The US stands out for its relatively solid growth rate of around 3 per cent, but even in the US, banks are exposed: Reportedly, they have lent between $500bn to $1tn to shale oil and gas companies. With the price of oil at around $35 a barrel — and still under pressure as Iran looks to add 500 kbd (thousand barrels per day) in by March — most of these companies are staring at bankruptcy. In 2008, the US financial system was brought to its knees by the loans extended to the housing market. In 2016, it could be placed under a comparable stress by the petroleum industry.

Against this international backdrop, it is no surprise that India attracted a positive comment at Davos. Its macro fundamentals are strong. The balance of payments is healthy; the current account deficit is down to 1 per cent; the fiscal deficit is on track to reach its target of 3.9 per cent of GDP; inflation is in check and, on a trade-weighted basis, the rupee exchange rate is not a cause for worry.


But the FM knows better than most that these macro details hide underlying weakness. Growth is not generating enough jobs and the numbers of unemployed and underemployed are increasing; private sector investments have dried up in the face of over-capacity, high debt and slackening demand; the public sector has not taken up the investment slack; the banks are loaded with non-performing assets and there is a gap between the rhetoric of structural reform and the reality on the ground.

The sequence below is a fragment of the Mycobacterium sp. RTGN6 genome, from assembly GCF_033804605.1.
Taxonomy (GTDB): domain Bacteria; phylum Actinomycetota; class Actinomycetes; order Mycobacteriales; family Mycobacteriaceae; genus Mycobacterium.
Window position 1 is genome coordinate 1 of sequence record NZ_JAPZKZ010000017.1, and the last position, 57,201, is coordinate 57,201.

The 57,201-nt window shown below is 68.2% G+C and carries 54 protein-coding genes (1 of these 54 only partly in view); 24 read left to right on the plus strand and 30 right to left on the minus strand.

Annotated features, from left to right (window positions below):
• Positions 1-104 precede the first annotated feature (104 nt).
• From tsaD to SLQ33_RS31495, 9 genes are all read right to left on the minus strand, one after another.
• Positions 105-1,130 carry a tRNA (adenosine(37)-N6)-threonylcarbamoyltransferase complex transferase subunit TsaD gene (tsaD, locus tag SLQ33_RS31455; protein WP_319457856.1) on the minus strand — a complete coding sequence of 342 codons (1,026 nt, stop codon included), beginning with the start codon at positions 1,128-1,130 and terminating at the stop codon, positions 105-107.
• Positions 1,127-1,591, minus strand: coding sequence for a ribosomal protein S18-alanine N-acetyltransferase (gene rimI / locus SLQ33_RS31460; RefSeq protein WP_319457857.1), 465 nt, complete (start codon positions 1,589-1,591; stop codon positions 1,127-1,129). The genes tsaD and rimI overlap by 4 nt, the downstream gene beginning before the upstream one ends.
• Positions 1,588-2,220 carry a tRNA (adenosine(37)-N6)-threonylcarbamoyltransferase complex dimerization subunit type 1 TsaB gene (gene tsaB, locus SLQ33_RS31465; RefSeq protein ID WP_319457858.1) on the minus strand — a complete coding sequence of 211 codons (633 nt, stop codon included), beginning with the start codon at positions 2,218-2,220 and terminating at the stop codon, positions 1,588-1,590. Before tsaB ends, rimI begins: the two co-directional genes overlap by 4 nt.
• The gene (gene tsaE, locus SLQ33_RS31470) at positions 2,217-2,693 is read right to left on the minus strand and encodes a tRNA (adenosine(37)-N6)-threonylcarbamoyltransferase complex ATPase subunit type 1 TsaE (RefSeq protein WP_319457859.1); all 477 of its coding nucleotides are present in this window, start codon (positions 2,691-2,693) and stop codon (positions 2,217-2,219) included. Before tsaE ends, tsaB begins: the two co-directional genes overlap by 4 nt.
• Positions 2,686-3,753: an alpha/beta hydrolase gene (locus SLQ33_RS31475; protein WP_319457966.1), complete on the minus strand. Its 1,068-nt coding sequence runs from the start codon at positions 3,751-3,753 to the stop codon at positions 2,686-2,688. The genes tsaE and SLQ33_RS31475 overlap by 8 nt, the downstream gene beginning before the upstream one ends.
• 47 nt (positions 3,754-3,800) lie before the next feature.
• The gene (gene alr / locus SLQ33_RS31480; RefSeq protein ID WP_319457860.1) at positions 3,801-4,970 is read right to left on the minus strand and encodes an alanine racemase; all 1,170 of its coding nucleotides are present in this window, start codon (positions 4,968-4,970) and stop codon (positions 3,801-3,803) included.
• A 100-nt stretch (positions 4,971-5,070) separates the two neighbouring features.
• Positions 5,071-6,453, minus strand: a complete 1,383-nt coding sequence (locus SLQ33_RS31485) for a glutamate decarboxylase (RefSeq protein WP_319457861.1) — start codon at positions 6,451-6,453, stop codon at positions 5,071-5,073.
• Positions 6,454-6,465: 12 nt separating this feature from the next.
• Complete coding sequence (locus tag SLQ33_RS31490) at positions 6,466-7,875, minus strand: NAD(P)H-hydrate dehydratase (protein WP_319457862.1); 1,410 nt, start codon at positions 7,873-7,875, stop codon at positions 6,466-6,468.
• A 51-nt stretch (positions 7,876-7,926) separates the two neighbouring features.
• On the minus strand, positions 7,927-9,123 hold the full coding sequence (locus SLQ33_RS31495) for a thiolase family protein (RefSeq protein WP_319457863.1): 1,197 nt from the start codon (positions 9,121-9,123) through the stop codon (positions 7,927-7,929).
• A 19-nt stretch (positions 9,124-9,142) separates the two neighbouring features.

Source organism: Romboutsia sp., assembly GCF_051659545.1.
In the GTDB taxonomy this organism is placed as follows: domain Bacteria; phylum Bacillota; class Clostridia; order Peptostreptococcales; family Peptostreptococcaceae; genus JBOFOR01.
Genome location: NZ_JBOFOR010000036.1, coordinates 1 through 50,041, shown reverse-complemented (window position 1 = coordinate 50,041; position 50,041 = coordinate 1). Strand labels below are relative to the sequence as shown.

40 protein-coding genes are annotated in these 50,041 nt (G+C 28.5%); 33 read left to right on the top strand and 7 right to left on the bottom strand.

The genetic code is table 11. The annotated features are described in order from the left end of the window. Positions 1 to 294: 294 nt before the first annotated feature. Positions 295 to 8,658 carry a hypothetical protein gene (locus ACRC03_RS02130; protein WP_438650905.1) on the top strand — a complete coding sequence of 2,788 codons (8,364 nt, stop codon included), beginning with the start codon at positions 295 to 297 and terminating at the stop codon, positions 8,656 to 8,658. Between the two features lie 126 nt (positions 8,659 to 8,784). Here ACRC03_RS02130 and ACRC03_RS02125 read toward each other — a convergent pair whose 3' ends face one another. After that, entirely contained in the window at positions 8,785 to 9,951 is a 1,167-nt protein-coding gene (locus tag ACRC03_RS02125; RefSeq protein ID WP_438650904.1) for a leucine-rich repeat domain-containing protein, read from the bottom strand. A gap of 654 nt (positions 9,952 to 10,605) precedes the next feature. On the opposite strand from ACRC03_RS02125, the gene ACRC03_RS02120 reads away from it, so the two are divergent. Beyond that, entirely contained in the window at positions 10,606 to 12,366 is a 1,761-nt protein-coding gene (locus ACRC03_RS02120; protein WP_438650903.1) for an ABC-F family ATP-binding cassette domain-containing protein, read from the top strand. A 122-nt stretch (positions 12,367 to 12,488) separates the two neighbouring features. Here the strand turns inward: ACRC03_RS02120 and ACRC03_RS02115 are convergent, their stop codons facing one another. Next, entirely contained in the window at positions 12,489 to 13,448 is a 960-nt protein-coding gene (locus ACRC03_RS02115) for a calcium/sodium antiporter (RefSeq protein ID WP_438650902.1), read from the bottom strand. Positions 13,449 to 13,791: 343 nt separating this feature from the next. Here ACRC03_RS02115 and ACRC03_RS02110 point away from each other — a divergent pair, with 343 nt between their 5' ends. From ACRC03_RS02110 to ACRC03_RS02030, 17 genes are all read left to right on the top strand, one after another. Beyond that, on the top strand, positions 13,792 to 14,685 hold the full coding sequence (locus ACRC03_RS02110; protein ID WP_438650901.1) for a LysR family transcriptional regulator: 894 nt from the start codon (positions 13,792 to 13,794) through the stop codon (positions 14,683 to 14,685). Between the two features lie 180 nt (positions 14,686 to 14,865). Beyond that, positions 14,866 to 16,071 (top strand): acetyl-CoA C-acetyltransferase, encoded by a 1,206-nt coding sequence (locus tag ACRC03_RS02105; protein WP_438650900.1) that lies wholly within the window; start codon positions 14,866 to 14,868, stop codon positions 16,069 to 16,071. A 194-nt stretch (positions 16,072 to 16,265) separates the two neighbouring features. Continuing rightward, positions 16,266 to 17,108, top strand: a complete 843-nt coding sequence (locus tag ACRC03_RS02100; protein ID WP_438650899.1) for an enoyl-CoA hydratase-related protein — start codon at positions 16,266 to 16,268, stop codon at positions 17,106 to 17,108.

The FM does not need a tutorial from armchair commentators on what needs to be done. That said, my hope is that he will present a big bang budget that will address most, if not all, of the above issues. And that he will set out a roadmap for leveraging the benefits of the oil price decline (such as competitive fiscal terms for domestic exploration, opportunistic acquisition of stranded assets, subsidy reduction, etc) and, at the same time, moving the economy further down the path of a non-oil- and non-coalbased energy system (such as gas pipeline grid, clean energy innovation).

I also hope that he will make the most of the heightened interest in India and the fact that China’s gloss has dulled somewhat. India has for long pitched its investment story around its open and transparent system. Hitherto, this has not cut much ice because of red tape, corruption, contractual uncertainty and unfavourable comparison with China’s decisive and swift decision-making.


Now, however, India’s pitch could have greater resonance. This is because investors have woken up to the reality that they do
not really know what is going on in China, that its numbers cannot be trusted and that, when push comes to shove, they have no — or at best limited — recourse. In contrast, India does not fudge its numbers, information is freely available, its problems are on full display and criticism is normal. Although the proposition would be even better if it were to reduce the hassle factor of doing business in the country. This altered mindset should be in the FM’s mind when he is crafting his speech.

First published on: 02-02-2016 at 00:02 IST
Next Story

Burglars make off with booty worth Rs 24 lakh

Latest Comment
Post Comment
Read Comments